According to the 1973 law, any physical person or legal entity from Congolese or any other nationalities is eligible to hold concession rights on farmlands for agricultural purposes. However, foreign individual or foreign legal entity can hold concession rights on farmlands only for a renewable period of 25 years in comparison to Congolese nationals who are entitled to hold perpetual concession on farmlands.

The DRC New Agricultural Law 

Article 4 of the Law re-states the principle of exclusive ownership of the DRC State over the soil by emphasizing that “the DRC has permanent sovereignty over its natural resources and plant resources for food and agriculture as well”.

Acquisition of farmlands is governed by article 16 of the Law, which restricts foreigners’ access to farmlands. Article 16 provides that farmlands are granted to farmers[viii] under the conditions provided under the Law. Applicants seeking agricultural concessions[ix] have to meet the following conditions:

  1. Be a physical person of Congolese nationality or a DRC’s legal entity[x] that has as majority shareholder the DRC State and/ or Nationals[xi];
  2. Have a residency, domicile or headquarters known in the DRC;
  3. Submit proof of its registration to the Commercial Registry if it is a person doing business;
  4. Submit proof of its financial capacity to support the required financial charges to value the concession;
  5. Perform an environmental and social impact study in accordance with the Legislation on the protection of the environment;

The conditions set out in article 16 are “eligibility conditions” with which applicants and holders of agricultural concessions need to comply to hold an agricultural concession on farmland according to the Law. The DRC State, as exclusive owner of the soil, entrusts the exploitation of farmland to any physical or legal entity that meets the eligibility criteria defined by the Law.  If the eligibility criteria are not met, applications will be denied. No explicit consequences or sanctions are provided by the Law in case holders of agricultural concessions granted prior to June 24, 2012 fail to comply with the eligibility criteria of article 16 after June 24, 2013. Criminal provisions set out in articles 77 and seq. of the Law do not apply to this violation. However, as it is the case in the mining sector, non-compliance with eligibility criteria results in the holder’s ineligibility to hold an agricultural concession. Hence, the risk exists that the concession contract or convention might be cancelled by the DRC State[xii]. Furthermore, article 17 of the Law provides that the agricultural concession sets out the types of cultures that the holder shall exploit on the farmland and shall specify the minimum quantity that the holder undertakes to produce.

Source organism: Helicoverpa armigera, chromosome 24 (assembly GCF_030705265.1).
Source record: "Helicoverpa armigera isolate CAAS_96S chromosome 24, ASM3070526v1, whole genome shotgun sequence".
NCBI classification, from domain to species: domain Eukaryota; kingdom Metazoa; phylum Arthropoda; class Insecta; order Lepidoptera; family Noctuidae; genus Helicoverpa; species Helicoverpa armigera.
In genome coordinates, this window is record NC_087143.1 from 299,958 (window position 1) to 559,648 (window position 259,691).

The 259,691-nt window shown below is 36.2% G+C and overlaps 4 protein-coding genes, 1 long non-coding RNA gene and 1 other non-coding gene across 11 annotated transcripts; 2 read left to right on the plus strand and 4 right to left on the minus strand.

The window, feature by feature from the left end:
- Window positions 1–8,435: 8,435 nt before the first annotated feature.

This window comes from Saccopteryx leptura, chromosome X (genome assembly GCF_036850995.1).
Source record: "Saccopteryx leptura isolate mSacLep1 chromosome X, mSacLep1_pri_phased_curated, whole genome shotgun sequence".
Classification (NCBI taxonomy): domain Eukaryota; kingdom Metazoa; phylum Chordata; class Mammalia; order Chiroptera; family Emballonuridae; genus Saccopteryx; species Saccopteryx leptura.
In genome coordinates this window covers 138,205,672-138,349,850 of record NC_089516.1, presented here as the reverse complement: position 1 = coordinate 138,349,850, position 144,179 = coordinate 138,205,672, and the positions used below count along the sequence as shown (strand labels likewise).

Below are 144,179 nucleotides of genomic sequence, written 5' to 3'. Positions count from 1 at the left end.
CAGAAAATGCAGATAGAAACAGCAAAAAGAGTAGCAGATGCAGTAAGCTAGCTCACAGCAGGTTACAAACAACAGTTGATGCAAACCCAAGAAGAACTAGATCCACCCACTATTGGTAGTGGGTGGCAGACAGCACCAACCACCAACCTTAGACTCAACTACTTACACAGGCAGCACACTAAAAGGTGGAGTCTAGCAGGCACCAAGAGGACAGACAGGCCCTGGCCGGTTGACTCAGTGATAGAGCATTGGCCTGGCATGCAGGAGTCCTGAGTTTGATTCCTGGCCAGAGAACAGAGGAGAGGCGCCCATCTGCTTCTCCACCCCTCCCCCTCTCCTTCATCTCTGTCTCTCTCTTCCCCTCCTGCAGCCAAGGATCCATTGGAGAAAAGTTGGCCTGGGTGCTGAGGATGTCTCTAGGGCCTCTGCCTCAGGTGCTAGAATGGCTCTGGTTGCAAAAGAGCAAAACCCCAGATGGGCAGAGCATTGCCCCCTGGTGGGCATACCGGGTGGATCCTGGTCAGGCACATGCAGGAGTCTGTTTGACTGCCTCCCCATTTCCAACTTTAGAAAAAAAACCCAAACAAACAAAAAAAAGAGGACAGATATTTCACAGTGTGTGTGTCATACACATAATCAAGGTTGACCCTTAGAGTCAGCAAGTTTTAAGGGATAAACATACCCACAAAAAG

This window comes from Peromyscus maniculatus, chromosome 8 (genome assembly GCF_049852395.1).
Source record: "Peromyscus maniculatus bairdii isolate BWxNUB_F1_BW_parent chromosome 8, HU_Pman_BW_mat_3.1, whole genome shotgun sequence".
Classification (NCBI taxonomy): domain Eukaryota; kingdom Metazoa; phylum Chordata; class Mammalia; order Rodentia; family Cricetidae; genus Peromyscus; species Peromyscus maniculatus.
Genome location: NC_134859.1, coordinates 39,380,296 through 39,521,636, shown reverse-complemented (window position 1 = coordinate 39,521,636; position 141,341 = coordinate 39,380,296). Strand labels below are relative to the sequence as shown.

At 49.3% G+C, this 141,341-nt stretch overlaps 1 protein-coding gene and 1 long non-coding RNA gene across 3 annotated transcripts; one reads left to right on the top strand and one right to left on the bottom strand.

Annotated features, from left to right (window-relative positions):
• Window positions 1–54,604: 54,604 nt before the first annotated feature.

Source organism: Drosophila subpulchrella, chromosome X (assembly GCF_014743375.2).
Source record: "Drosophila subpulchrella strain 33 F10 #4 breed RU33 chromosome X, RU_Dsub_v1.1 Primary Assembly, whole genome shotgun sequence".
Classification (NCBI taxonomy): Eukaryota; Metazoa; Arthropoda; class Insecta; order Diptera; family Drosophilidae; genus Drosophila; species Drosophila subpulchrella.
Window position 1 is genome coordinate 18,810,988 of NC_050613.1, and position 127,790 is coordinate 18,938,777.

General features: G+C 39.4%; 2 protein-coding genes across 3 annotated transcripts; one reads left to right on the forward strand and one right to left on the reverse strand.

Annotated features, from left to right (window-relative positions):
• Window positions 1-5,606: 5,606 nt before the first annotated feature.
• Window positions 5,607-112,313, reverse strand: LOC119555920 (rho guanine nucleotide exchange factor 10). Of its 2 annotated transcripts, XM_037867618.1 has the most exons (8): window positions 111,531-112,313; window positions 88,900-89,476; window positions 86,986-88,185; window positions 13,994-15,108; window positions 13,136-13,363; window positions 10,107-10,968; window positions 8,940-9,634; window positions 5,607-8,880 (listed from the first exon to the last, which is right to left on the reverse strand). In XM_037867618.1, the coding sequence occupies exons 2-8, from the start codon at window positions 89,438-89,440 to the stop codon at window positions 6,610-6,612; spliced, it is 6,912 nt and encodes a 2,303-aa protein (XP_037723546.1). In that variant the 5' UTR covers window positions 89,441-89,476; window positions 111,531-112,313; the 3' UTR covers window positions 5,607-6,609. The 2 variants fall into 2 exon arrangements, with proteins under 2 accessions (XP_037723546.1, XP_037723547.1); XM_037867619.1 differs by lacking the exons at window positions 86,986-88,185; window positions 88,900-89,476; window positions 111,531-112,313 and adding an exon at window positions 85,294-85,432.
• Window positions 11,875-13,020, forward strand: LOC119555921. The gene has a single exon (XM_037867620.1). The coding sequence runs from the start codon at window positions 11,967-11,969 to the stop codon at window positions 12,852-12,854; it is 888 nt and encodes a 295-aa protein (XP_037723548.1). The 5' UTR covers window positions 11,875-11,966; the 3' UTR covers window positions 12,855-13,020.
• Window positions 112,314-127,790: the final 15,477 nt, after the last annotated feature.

Concerning customary rights of local communities on farmlands, the Law specifically re-states those rights and specifies that customary rights exist on farmlands regularly used by the local community[xiii]. Farmlands recognized to local communities include reserves of croplands, fallow lands, pasture lands and forests regularly used by the local community. However, customary rights held by local communities are not evidenced by any kind of registration certificate. The Law does not intend to create any system of registration.

Transfer and lease of farmlands

Concession rights are transferable in the conditions set by the Law. In this regard, article 21 of the Law provides that the transferee must meet the eligible criteria set out in article 16. The transfer of a concession does not require to be notified or to receive any kind of opinion from the local advisory board as it was claimed by many agricultural associations during the preparation of the Law in 2011.

The lease of a concession is governed by articles 24 and 25 of the Law. Pursuant to article 24, the agricultural concession holder has the right to lease its concession to third parties who shall be bound by the destination thereof. Concession holder must notify the local administration in charge of agricultural affairs and remains jointly and severally liable with the lessee towards the State for all obligations arising from the agricultural concession.  A preemption right in favor of the lessee is created by article 25 of the Law. In case of a transfer for consideration, the lessee has the right to buy the concession from the transferor unless he does not meet the eligibility criteria set out in article 16 of the Law and/ or already holds a concession which was not developed.

Transitory measures and consequences

The Law was enacted on December 24, 2011 and entered into force on June 24, 2012. In accordance with article 82, the Law finds application to concessions granted after its entry into force as well as to concessions granted prior to June 24, 2012. This means that the Law was intended to be applicable retroactively to every concessions previously granted. According to the Law, holders of agricultural concessions which were granted before the entry into force of the Law have to comply with the provisions of the Law before June 24, 2013.